In a previous article, we mentioned the Centers for Medicare and Medicaid Services’ (CMS’s) new provider reimbursement model, Medicare Access and CHIP Reauthorization (MACRA), which replaces the current reimbursement formula. MACRA will include an incentive component that will replace those in plans today; performance criteria will roll out in 2019. From the providers’ lens, they […]

Are Your Health Cost Savings an Illusion?

The New England Journal of Medicine carried an excellent article by David Casarette, MD, on the topic of healthcare illusions and medical appropriateness. Click here to read the full article. Casarette observes that humans have a tendency to see success in what they do, even if there is none. Casarette writes, “Psychologists call this phenomenon, […]

Flogging the Data Until It Confesses

Did you ever hear the joke where the boss says floggings will continue until morale improves? In healthcare, flogging the data until results improve or the data confesses is not uncommon. Too bad. Over the course of my career, I’ve worked with companies with more than a hundred thousand covered lives, the claim costs of which could swing widely from […]

6 Limitations of Big Data in Healthcare

Claims data captures the services provided to a patient. This information can be grouped into different cohorts—those getting preventive exams, those seeing specific physicians or hospitals for conditions, etc. The data can be grouped by diagnosis. However, all claims data is just a collection of medical bills. Medical bills do not contain a complete look […]

Why Healthcare Costs Soar (Part 6)

In most healthcare discussions today, “the exchange” is usually described as a solution to address employers’ health and cost challenges. The exchange model is now being offered by carriers, by consulting firms and by independent companies. Accenture says the enrollment in private exchanges exceeded 6 million in 2015, and it’s projected to be 40 million […]

Why Healthcare Costs Soar (Part 5)

Readers of Cracking Health Costs know that healthcare is both complex and consuming, and an ever-greater share of GDP in the U.S., while our health outcomes are falling behind our peer countries. According to the 2015 Health Care Services Acquisition Report, the deal volume for businesses in the healthcare services sector rose 18%, with 752 […]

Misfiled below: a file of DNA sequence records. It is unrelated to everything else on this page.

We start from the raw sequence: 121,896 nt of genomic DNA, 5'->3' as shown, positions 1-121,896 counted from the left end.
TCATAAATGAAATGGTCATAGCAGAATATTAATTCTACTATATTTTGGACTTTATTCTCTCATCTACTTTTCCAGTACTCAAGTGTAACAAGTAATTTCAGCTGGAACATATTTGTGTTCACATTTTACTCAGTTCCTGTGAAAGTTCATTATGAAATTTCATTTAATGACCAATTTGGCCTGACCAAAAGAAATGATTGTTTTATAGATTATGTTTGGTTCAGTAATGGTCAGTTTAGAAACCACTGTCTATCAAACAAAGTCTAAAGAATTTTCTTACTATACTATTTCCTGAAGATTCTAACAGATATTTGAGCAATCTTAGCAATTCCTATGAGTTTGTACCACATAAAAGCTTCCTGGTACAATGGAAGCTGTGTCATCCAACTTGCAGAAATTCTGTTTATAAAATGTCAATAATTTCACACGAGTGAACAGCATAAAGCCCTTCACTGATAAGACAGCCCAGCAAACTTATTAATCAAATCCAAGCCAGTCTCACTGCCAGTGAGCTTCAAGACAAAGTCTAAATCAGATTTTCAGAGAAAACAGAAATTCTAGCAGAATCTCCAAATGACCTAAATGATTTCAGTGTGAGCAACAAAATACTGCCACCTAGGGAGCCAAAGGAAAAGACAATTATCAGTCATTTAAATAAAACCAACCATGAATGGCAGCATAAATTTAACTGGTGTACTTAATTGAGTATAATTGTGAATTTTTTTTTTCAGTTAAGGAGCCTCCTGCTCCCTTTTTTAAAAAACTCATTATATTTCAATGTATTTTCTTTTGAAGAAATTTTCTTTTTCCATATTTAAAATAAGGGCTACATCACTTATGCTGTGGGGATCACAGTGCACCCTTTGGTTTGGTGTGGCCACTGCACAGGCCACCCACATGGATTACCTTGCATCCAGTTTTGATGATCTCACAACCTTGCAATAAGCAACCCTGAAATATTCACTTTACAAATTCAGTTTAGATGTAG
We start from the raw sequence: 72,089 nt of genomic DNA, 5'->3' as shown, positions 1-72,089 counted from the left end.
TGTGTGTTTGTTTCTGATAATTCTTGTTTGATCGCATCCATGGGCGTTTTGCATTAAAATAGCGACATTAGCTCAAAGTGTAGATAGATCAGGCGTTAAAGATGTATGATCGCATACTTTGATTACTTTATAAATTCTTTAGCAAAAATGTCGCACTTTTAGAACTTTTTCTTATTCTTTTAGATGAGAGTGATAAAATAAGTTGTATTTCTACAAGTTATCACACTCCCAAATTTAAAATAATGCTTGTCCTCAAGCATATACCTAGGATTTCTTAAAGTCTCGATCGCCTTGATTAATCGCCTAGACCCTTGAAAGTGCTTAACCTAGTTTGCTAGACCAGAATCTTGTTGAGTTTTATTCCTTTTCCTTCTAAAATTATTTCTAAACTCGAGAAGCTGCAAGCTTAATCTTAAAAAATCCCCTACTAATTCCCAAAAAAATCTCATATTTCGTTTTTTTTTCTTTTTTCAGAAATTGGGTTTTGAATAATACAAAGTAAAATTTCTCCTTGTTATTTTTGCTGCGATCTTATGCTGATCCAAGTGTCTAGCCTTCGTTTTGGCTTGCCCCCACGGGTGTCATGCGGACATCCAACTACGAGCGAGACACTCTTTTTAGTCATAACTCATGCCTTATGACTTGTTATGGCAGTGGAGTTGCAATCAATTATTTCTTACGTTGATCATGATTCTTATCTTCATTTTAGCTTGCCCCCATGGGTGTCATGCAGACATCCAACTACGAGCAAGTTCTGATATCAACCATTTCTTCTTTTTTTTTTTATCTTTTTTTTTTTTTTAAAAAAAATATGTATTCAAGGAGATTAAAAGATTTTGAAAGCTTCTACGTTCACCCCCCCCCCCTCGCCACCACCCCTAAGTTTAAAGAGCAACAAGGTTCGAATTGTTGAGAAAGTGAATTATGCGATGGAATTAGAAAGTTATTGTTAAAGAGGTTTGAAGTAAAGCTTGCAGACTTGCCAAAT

Why Healthcare Costs Soar (Part 4)

The first three articles in this series by David Toomey and me are here, here and here. Over the last few years, the buzz in the healthcare industry has been about accountable care organizations (ACOs), and the next wave will be the promotion of “value-based contracting.” These are similar approaches, different words. Generally, an ACO […]

What Loneliness Does to Your Health

One of the myriad reasons workplace wellness is not performing well is that all humans have about 100 risk factors, of which obesity, high blood sugar, high blood pressure and high cholesterol are only four. If those four are in pretty good shape but the other 96 are out of whack, don’t expect good health results. […]

Why Healthcare Costs Soar (Part 3)

In Part 1 and Part 2 of this series, David Toomey and I described a wildly successful collaboration with Virginia Mason Medical Center (VM) and a few Seattle employers. During the the time of the VM collaboration, we invited major physician groups to meet with the employers. One of the most memorable meetings was with the CEO and chief medical […]

Why Healthcare Costs Soar (Part 2)

This is the second of a two-part series, by David Toomey and me, on why healthcare cost growth has historically been much higher that general inflation.  In the last blog post, we outlined the complexity of the network negotiation process and the challenging dynamics among the insurance companies, the providers and the employers. The majority […]

Why Healthcare Costs Rise So Fast

This is the first of a two-part series, by David Toomey and me, on why healthcare cost growth has historically been much higher that general inflation.  If you want to truly understand why corporate healthcare costs have risen faster than nearly anything else over the past 40 years, read this article. In 2001, David was […]

Walmart’s Approach to Health Insurance

My most recent post generated many questions, mainly about my definition of “value” in healthcare purchasing. My definition of value is the highest quality of care provided in the most efficient manner, i.e. not too much care, not too little care, delivered in a “lean” way and paid for in a mutually satisfying way. Walmart’s Centers […]

Payments to Providers Must Be Reformed

Sally Welborn wrote a good blog post in The Health Care Learning & Action Network calling on self-insured employers to take the lead in reforming healthcare purchasing. She is senior vice president of benefits at Walmart Stores and is responsible for the design and administration of benefits. She writes, “Fixing the payment system can actually result in limiting […]

The Destructive Search for an Elixir of Life